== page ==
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Golden opportunity or toxic risk? Southwest Alaska debates Donlin mine

  • Author: Lisa Demer
  • Updated: May 31, 2016
  • Published February 6, 2016

BETHEL — In Southwest Alaska, you can't turn around without running into the name Donlin Gold. It's on fish-cutting aprons and life jackets, basketball tournaments and sled dog races, calendars and baseball caps. The company helps villages put on festivals and search and rescue groups do their jobs.

Now, after investing a fortune in community causes, Donlin Gold's good name as a benefactor is bumping up against the enormity of what it proposes: a giant mine on a remote Southwest Alaska ridge.

The project is at a pivotal point, with government agencies and their contractors evaluating the risks and benefits under the umbrella of an environmental impact statement. Public meetings in the region and Anchorage for people to learn about the project and leave their comments began last month.

Donlin mine at a glance

The 5,500-page draft environmental impact statement — with a glossary that goes from "acid generation potential" to "zero discharge"— analyzes Donlin's proposal as well as alternatives including no mine at all.

The EIS finds the mine would bring risks but calculates the chance of a catastrophe like a large diesel fuel spill or release of cyanide or mercury would be very low.

The draft review was released in late November by the Army Corps of Engineers and isn't scheduled to be finished until 2017. The process, required under one of the nation's earliest environmental protection laws, informs agencies deciding whether to give approvals. The Corps is using a contractor, AECOM, for the study, which Donlin is paying for. The review must be complete before Donlin can secure some 100 major permits. Comments are being taken through April 30.

Now that the reality of the project is sinking in, questions are swirling. Fears as well as hopes are boiling up.

The mine site is 10 miles from the Kuskokwim River, a significant source of salmon and other fish for people in dozens of villages. A spill at the mine could find its way downhill into the river.

Keith Gordon, Donlin project manager for the Corps, tells residents their voices are needed, especially ideas that could improve the project.

"We don't live here. We are not experts in this. I am not a hard-rock miner," Gordon said in Bethel on Monday.

Sixty-six villages and tribal groups could be impacted by the project, including upriver villages such as Sleetmute, downriver hubs including Aniak and Bethel, and even coastal and Yukon River villages that could feel the economic ripple.

The chance for good jobs, which Donlin said would average $100,000 a year, has drawn support, as has Donlin's reputation, even before it has produced its first bar of gold.

Last month in Anchorage, some who spoke praised Donlin as an able steward capable of building the mine right. Deanna Crockett, executive director of the Alaska Miners Association, said Donlin is going "above and beyond environmental standards" including using a liner under tailings, the mix of processed, ground ore.

But at a Bethel meeting Monday that began with a prayer in Yup'ik, caution could be heard in the voices from the Kuskokwim River hub.

"Our land and our lives are dependent on this river," Nikki Hoffman, a 25-year-old member of the Bethel City Council and the Bethel tribe, said at the meeting. "It's a short-term gratification with a significant long-term risk."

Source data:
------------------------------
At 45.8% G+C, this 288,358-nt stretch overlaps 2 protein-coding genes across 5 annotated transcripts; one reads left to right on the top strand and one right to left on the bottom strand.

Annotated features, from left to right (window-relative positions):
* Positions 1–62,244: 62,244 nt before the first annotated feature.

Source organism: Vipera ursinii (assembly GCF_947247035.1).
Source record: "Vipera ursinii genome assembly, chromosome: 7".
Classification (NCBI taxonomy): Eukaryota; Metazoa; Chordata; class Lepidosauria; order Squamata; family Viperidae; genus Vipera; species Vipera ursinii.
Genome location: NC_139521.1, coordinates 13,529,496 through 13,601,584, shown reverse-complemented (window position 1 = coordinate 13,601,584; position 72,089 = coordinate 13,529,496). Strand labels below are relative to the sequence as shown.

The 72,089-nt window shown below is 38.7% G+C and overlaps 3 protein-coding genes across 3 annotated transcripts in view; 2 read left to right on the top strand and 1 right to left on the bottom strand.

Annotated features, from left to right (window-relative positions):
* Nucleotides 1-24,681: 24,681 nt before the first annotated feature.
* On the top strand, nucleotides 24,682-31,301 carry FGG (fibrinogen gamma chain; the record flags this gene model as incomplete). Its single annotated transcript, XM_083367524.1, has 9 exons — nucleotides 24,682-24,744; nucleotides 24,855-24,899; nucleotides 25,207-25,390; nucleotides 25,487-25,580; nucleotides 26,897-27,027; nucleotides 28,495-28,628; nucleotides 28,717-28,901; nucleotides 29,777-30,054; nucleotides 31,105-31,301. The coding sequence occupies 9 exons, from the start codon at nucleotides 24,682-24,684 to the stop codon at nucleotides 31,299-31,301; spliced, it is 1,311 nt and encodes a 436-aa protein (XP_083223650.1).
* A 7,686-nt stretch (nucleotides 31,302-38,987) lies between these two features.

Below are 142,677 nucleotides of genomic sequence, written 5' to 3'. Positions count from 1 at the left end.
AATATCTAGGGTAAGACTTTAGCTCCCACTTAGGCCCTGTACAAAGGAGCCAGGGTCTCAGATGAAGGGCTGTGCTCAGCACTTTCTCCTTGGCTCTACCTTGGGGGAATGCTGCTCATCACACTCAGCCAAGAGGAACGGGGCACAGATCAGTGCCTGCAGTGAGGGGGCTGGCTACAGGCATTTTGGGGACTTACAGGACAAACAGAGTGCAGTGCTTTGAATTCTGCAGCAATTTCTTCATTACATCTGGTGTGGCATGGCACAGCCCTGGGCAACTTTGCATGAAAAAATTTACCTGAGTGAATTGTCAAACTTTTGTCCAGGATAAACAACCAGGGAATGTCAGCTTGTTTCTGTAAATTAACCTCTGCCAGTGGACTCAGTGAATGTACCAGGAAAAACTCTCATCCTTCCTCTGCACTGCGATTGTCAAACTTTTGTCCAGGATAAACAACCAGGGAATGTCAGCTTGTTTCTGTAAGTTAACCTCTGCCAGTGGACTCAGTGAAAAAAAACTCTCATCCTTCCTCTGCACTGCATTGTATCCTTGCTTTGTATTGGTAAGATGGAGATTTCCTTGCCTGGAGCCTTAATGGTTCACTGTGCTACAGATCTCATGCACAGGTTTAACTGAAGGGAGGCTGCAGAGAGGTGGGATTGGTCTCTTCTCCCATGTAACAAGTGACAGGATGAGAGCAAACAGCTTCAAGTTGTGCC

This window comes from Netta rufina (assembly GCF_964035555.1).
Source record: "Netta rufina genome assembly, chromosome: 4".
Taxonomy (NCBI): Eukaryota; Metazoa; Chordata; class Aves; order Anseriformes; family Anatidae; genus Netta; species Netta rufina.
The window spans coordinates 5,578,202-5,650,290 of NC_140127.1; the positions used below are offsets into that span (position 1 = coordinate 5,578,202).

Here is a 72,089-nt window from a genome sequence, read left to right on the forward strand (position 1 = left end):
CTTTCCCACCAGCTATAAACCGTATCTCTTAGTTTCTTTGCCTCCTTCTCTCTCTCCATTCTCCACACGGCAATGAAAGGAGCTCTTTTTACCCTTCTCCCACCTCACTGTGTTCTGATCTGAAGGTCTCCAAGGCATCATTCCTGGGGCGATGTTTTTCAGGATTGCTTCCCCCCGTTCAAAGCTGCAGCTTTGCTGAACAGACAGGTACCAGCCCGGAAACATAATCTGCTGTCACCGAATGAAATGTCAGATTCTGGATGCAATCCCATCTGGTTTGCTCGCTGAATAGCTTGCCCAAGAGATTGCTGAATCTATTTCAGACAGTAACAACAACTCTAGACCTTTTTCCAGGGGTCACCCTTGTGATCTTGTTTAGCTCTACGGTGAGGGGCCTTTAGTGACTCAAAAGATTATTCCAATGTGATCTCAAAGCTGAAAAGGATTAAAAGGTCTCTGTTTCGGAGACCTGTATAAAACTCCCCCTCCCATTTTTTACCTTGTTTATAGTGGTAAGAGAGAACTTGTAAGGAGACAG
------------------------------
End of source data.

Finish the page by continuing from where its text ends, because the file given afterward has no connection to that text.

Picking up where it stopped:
During her allowed minutes at the microphone, Hoffman hurried through a list of worries and risks from birth defects to earthquakes, from fires to failure of the containment lining. She was among a number who asked the Corps to extend the public comment period beyond its scheduled end on April 30.

"How will our people survive if there are no consumable, available resources left?" she asked.

Pipeline, barges and mine

The complex project can be broken into three main parts: a 315-mile natural gas pipeline from Cook Inlet, transportation impacts including a tripling of barge traffic on the Kuskokwim River, and the massive mine itself. Its footprint, not counting the pipeline, covers 10,000 acres, about 25 times the size of Anchorage's downtown business district.

The mine, as proposed, would operate over 27 years with 800 to 1,400 workers producing 1.3 million ounces of gold a year, putting it among the world's biggest gold mines, though it would be much smaller than the more contentious Pebble mine. It also would produce 17 tons of mercury as a hazardous byproduct that would be barged away on the Kuskokwim in special drums and flasks.

Donlin says the design is compact for a mine of this scale and uses the latest and safest methods.

So far, the mine developer has spent $480 million on exploration and studies. It expects to spend a total of $6.7 billion to build the project over three to four years with a construction workforce of 3,000. It promises local hires.

Where some see opportunity others see unjustified risk. Its gold bars would be shipped to China and India and "used to make jewelry and bling," critic Grant Fairbanks contended at the hearing in Bethel Monday. Donlin says buyers depend on the market and gold has many industrial uses, including in electronics like iPhones.

The mine site is leased from The Kuskokwim Corp., a for-profit corporation for 10 villages, and Calista Corp., the regional Native corporation for the Yukon-Kuskokwim Delta. Calista owns the mineral rights. Profits would be shared with other Native corporations.

Donlin added the $1 billion natural gas pipeline to its project plan after hearing concerns from Kuskokwim residents early on about the amount of diesel fuel that must be barged on the river.

With the pipeline, Donlin says it will need about 40 million gallons of diesel per year, mainly to fuel its massive 400-ton capacity trucks. Without the pipeline, it would have needed triple that. Now natural gas will generate the electricity that powers the rock-crushing machinery and the mine camp.